Michigan special teamer Jordan Glasgow lays out to block a punt.
ANN ARBOR, MI - SEPTEMBER 07: Army Black Knights punter Zach Potter (17) just gets a kick away with Michigan Wolverines linebacker Jordan Glasgow (29) bearing down on him during the Michigan Wolverines versus Army Black Knights game on Saturday September 7, 2019 at Michigan Stadium in Ann Arbor, MI.(Photo by Steven King/Icon Sportswire via Getty Images)

Colts See Top Special Teams Ability From Michigan Rookie Jordan Glasgow

INDIANAPOLISOf the handful of Day 3 draft picks the Colts had in 2020, the last one taken appears to have the best chance to make a Week 1 impression.

Before Jordan Glasgow went from walk-on at the University of Michigan to senior starter at linebacker, he was making his presence felt on 4th down.

It’s that special teams prowess that attracted the Colts to Glasgow, and eventually choosing him with the 213th overall pick.

“We think Jordan Glasgow has got top special teams ability in this league,” Chris Ballard says. “He’ll play linebacker for us, but he’s got a chance to be a really special core special teams player and those are hard to find.”

That’s high praise coming from the team’s general manager for a final day draft pick.

Most picks chosen in the range of Glasgow do not come with much fanfare.

For Glasgow, that’s nothing new.

He was a walk-on at Michigan, who never got a true look on defense until the guy in front of him was ejected from a game due to targeting.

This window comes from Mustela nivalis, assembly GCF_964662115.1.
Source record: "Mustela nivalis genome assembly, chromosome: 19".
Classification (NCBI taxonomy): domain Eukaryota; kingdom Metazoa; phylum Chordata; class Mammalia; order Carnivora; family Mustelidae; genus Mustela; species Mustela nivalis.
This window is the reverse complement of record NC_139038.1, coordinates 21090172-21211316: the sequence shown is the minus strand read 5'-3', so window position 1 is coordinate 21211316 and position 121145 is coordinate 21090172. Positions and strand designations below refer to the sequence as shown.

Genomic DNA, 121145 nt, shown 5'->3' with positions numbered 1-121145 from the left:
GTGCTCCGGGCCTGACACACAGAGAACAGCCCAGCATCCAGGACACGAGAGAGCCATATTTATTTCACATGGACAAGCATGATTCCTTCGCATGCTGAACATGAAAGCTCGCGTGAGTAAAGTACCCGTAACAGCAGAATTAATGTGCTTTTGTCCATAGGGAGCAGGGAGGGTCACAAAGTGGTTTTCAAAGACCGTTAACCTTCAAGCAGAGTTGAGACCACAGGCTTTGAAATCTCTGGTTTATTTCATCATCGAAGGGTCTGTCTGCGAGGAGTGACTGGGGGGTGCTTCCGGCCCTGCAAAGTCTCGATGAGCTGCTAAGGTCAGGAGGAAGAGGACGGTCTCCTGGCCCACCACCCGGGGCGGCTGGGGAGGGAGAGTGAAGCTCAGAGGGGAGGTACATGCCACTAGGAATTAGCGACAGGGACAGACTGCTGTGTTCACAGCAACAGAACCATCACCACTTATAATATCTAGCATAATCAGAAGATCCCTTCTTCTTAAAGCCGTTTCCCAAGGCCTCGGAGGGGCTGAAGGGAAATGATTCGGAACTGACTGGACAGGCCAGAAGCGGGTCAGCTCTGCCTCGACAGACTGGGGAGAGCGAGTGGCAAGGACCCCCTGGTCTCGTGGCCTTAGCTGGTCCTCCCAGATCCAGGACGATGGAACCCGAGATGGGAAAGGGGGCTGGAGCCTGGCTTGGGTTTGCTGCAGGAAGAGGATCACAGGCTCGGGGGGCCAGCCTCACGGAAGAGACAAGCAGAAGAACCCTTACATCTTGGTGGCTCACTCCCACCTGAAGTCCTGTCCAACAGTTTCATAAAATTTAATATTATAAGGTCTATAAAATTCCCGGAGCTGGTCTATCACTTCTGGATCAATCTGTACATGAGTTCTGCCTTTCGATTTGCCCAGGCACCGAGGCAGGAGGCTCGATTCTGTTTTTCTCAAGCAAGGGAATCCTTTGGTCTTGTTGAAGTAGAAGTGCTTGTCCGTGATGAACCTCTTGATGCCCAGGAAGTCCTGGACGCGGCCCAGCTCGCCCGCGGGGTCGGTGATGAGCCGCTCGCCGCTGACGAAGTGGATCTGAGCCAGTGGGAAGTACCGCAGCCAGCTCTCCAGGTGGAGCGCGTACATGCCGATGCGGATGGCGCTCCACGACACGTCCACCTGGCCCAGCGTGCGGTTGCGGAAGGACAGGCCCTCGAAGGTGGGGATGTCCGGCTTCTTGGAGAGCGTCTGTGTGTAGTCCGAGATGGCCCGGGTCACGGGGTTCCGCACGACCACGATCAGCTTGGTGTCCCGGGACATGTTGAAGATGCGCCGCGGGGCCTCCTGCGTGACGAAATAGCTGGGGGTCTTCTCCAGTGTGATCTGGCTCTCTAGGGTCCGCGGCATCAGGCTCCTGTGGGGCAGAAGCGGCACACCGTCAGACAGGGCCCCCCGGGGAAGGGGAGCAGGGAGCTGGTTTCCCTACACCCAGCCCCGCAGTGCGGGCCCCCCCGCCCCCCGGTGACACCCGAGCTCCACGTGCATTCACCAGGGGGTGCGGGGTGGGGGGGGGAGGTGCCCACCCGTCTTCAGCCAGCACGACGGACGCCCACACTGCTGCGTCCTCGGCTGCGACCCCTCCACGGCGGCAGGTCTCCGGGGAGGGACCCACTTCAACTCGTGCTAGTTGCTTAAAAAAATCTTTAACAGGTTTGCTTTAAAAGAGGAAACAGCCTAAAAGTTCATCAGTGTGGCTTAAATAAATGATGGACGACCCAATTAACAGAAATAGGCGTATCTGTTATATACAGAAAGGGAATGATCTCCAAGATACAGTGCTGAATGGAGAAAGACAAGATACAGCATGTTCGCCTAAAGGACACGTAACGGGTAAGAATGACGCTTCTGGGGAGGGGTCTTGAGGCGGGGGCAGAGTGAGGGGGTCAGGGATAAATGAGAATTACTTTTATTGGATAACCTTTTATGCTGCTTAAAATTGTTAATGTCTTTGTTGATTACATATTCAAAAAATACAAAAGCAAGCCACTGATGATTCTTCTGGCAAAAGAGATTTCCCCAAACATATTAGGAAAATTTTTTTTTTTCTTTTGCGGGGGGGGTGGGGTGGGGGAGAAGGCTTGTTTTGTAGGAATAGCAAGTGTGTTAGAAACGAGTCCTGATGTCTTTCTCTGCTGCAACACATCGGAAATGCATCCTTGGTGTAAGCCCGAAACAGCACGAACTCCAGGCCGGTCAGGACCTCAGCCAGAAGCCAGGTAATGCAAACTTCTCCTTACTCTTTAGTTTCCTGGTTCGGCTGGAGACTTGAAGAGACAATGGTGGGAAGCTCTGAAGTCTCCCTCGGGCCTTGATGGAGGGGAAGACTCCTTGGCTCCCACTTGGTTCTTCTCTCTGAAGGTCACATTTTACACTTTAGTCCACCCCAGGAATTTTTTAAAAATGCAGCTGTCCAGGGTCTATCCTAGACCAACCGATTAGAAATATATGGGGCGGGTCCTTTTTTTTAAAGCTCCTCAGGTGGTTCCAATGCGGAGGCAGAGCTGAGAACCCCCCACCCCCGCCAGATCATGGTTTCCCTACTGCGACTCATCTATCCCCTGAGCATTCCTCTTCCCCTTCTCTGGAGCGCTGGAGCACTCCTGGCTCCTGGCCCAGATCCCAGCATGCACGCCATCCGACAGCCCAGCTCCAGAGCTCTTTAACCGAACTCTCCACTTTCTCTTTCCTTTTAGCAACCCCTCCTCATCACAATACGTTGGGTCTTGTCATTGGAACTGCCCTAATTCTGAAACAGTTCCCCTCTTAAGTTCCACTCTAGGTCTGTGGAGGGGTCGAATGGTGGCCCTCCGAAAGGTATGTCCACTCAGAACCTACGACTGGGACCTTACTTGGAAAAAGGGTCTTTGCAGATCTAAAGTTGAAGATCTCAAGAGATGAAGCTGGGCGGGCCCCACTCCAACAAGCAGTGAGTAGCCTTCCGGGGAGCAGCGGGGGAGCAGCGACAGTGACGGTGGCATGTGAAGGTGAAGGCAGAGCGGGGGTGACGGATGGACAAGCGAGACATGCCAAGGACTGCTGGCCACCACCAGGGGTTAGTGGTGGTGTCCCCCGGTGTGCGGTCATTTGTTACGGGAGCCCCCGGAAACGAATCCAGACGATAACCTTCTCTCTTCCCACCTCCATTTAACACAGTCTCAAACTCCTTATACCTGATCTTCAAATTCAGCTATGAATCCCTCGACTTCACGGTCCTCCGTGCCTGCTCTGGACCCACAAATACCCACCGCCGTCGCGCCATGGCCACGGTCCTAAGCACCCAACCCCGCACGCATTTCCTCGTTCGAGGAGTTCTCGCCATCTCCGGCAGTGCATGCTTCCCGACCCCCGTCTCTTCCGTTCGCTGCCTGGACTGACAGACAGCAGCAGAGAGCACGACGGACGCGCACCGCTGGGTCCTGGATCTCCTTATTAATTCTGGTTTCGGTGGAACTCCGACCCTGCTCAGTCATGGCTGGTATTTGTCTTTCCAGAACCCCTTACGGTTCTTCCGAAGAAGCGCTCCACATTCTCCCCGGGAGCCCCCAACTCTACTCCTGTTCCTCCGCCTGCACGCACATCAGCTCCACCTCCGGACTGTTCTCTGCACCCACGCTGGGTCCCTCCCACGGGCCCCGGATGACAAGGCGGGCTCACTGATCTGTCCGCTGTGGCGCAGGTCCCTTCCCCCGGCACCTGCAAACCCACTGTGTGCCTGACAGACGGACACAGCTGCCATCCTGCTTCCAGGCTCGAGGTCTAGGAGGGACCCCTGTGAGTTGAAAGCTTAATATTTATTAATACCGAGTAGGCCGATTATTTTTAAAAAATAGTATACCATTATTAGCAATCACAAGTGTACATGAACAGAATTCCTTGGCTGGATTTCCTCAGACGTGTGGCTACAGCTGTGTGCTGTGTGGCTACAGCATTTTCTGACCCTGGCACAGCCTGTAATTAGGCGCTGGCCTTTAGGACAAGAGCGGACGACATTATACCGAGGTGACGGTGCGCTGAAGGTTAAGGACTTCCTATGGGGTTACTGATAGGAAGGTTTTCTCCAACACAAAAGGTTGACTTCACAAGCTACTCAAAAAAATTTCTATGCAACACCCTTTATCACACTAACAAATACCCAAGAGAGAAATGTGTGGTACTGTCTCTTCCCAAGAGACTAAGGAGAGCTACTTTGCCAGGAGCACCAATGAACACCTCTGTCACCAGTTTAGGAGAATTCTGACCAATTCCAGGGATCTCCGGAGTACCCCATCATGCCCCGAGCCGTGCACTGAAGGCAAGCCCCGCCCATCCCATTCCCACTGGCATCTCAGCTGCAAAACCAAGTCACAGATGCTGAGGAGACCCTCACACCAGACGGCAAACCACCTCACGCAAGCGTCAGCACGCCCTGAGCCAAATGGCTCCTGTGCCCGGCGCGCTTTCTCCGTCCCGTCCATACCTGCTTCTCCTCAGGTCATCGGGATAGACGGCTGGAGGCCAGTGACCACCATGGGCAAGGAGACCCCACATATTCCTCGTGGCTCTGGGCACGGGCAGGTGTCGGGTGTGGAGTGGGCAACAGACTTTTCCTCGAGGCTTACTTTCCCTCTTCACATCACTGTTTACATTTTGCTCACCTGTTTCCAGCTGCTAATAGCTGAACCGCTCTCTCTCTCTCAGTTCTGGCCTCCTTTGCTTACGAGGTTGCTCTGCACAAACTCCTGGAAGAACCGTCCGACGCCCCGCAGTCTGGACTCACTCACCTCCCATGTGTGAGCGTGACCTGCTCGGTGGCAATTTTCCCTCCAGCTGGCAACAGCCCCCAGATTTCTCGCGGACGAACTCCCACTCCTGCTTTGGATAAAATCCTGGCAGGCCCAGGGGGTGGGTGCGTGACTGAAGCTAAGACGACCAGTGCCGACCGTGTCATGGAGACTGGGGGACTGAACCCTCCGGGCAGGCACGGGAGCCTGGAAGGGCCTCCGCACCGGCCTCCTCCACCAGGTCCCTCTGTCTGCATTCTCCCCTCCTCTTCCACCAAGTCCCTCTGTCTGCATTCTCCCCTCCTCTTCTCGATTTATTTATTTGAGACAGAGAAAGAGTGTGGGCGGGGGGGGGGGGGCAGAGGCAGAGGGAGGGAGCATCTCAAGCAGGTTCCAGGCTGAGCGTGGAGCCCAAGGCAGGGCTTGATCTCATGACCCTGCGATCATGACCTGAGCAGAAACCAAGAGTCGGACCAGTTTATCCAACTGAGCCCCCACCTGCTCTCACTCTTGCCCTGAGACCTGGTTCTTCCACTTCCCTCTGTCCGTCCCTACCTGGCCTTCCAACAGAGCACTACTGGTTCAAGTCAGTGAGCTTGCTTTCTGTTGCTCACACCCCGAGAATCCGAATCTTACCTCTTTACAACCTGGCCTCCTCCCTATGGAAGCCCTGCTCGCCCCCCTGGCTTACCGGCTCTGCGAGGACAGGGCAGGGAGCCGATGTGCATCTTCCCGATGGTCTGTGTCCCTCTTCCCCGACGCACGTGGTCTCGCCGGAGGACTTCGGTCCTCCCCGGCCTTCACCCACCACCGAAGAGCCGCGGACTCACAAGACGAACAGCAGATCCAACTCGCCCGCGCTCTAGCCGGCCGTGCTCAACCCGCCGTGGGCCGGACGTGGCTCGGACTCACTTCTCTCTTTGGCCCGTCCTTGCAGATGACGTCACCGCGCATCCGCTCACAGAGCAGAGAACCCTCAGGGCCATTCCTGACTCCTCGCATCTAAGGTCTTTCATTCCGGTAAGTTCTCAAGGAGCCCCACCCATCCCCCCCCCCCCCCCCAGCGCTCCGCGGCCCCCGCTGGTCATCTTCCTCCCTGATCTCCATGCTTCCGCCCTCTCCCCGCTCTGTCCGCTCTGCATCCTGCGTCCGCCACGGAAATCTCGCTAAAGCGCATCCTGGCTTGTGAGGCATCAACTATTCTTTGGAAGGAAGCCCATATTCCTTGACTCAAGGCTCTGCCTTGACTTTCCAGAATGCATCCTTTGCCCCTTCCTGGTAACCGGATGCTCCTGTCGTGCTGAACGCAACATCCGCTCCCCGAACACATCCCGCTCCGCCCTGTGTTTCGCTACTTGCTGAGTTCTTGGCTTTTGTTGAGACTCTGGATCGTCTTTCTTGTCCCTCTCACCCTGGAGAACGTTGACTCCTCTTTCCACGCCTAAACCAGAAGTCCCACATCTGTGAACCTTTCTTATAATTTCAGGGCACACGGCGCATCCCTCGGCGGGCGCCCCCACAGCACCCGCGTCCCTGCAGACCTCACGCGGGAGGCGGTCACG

Once Glasgow made that impression on defense, he ended up earning a starting linebacker job as a senior.

That marked the third straight Glasgow brother who entered Michigan as a walk-on, became a starter, and eventually reached the NFL (Ryan-Bengals, Graham-Broncos).

“My parents and grandparents really set us up with that mentality,” Glasgow says. “My parents worked very hard at their jobs to put us into a good situation to go to a good high school, to go to a great college, to be able to take a walk-on spot at the University of Michigan and being able to help us pay for tuition and not be afraid to go to that type of school, both athletically and academically, to be able to chase our dreams. They gave us the opportunity.

“Both my brothers have capitalized on it and I’ve capitalized on it. I hope to continue to take the opportunity that they gave me and run with it.”

When the youngest Glasgow walked into Michigan, he was the 8th safety on the depth chart.

Even when he thought his name was moving up the depth chart early on as a walk-on, new prized recruits would immediately bypass him once fall camp started the next year.

Good news for Glasgow, while his impact defensively at linebacker is unlikely with the Colts, we know full well that Ballard and the Colts will give him a fair shot.

“A lot of teams say no matter where you’re drafted, you have an equal opportunity to compete for a job with someone who was drafted in the first, second, third or fourth round,” Glasgow says. “Even if that isn’t necessarily true and even if there is some preconceived notions with potential position in the draft, I’m used to that kind of preconceived notion. Early on in my college career, I’m used to going through it. I mean I’m used to changing people’s minds about me.

“If someone has a bad opinion about me, I look forward to changing that. I’m just going to try and do the best that I can moving forward.”

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